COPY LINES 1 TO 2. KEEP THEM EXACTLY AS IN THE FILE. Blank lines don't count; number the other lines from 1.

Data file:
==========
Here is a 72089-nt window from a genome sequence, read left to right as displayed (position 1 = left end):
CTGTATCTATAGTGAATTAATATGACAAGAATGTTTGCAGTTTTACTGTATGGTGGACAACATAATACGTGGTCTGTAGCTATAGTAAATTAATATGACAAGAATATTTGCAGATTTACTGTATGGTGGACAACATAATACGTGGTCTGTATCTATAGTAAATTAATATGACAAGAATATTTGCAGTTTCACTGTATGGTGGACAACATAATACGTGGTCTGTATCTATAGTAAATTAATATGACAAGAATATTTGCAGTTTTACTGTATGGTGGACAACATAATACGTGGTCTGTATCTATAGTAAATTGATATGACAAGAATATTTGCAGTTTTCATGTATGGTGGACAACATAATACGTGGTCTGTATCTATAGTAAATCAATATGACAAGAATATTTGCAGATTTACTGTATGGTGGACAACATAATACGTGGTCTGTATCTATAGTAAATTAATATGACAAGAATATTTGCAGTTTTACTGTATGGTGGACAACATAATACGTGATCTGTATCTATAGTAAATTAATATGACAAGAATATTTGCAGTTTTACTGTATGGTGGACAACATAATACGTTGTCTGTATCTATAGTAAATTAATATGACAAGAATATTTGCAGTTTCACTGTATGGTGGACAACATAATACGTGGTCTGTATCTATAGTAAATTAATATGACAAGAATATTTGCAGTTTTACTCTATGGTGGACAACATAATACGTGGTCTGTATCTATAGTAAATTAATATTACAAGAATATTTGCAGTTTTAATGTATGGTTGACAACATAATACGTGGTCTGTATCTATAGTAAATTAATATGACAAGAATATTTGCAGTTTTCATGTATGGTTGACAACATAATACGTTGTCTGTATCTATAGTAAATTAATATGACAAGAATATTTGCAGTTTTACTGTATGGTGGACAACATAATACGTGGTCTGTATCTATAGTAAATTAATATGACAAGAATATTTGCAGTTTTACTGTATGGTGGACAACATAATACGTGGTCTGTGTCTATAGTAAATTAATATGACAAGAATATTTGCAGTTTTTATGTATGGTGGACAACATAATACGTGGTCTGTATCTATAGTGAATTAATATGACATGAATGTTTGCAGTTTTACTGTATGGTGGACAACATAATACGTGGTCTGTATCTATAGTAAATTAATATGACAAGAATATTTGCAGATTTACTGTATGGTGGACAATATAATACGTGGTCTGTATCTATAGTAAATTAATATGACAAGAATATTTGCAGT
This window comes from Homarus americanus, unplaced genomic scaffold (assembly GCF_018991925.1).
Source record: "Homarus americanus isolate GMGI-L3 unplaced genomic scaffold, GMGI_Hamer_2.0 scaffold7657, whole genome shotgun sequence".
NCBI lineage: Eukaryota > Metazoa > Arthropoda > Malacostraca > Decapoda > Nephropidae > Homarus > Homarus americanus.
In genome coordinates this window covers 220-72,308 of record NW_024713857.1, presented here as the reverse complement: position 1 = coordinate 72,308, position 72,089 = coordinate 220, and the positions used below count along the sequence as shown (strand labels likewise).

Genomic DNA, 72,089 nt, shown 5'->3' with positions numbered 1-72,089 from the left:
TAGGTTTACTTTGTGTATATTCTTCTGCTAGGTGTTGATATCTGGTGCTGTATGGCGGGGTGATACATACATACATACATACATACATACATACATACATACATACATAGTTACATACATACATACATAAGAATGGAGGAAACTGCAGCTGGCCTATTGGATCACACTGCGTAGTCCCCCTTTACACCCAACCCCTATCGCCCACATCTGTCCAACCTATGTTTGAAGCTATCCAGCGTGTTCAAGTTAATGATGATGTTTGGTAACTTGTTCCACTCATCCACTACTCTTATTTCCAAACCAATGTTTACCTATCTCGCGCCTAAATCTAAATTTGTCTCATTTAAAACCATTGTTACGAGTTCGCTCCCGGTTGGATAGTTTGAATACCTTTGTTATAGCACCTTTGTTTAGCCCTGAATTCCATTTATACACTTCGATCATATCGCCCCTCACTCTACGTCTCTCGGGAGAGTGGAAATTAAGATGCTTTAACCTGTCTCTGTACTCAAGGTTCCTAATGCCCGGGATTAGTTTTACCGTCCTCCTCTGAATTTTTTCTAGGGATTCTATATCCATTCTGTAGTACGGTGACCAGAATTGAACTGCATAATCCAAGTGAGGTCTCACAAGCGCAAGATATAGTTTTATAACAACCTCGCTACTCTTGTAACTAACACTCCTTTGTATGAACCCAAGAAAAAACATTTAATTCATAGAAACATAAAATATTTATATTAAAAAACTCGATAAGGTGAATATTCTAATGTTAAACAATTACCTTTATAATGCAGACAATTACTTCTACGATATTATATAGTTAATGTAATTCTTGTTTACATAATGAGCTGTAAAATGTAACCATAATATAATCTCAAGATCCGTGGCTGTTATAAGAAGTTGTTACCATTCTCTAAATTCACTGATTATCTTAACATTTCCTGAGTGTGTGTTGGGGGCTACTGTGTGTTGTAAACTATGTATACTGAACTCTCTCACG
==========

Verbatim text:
Here is a 72089-nt window from a genome sequence, read left to right as displayed (position 1 = left end):
CTGTATCTATAGTGAATTAATATGACAAGAATGTTTGCAGTTTTACTGTATGGTGGACAACATAATACGTGGTCTGTAGCTATAGTAAATTAATATGACAAGAATATTTGCAGATTTACTGTATGGTGGACAACATAATACGTGGTCTGTATCTATAGTAAATTAATATGACAAGAATATTTGCAGTTTCACTGTATGGTGGACAACATAATACGTGGTCTGTATCTATAGTAAATTAATATGACAAGAATATTTGCAGTTTTACTGTATGGTGGACAACATAATACGTGGTCTGTATCTATAGTAAATTGATATGACAAGAATATTTGCAGTTTTCATGTATGGTGGACAACATAATACGTGGTCTGTATCTATAGTAAATCAATATGACAAGAATATTTGCAGATTTACTGTATGGTGGACAACATAATACGTGGTCTGTATCTATAGTAAATTAATATGACAAGAATATTTGCAGTTTTACTGTATGGTGGACAACATAATACGTGATCTGTATCTATAGTAAATTAATATGACAAGAATATTTGCAGTTTTACTGTATGGTGGACAACATAATACGTTGTCTGTATCTATAGTAAATTAATATGACAAGAATATTTGCAGTTTCACTGTATGGTGGACAACATAATACGTGGTCTGTATCTATAGTAAATTAATATGACAAGAATATTTGCAGTTTTACTCTATGGTGGACAACATAATACGTGGTCTGTATCTATAGTAAATTAATATTACAAGAATATTTGCAGTTTTAATGTATGGTTGACAACATAATACGTGGTCTGTATCTATAGTAAATTAATATGACAAGAATATTTGCAGTTTTCATGTATGGTTGACAACATAATACGTTGTCTGTATCTATAGTAAATTAATATGACAAGAATATTTGCAGTTTTACTGTATGGTGGACAACATAATACGTGGTCTGTATCTATAGTAAATTAATATGACAAGAATATTTGCAGTTTTACTGTATGGTGGACAACATAATACGTGGTCTGTGTCTATAGTAAATTAATATGACAAGAATATTTGCAGTTTTTATGTATGGTGGACAACATAATACGTGGTCTGTATCTATAGTGAATTAATATGACATGAATGTTTGCAGTTTTACTGTATGGTGGACAACATAATACGTGGTCTGTATCTATAGTAAATTAATATGACAAGAATATTTGCAGATTTACTGTATGGTGGACAATATAATACGTGGTCTGTATCTATAGTAAATTAATATGACAAGAATATTTGCAGT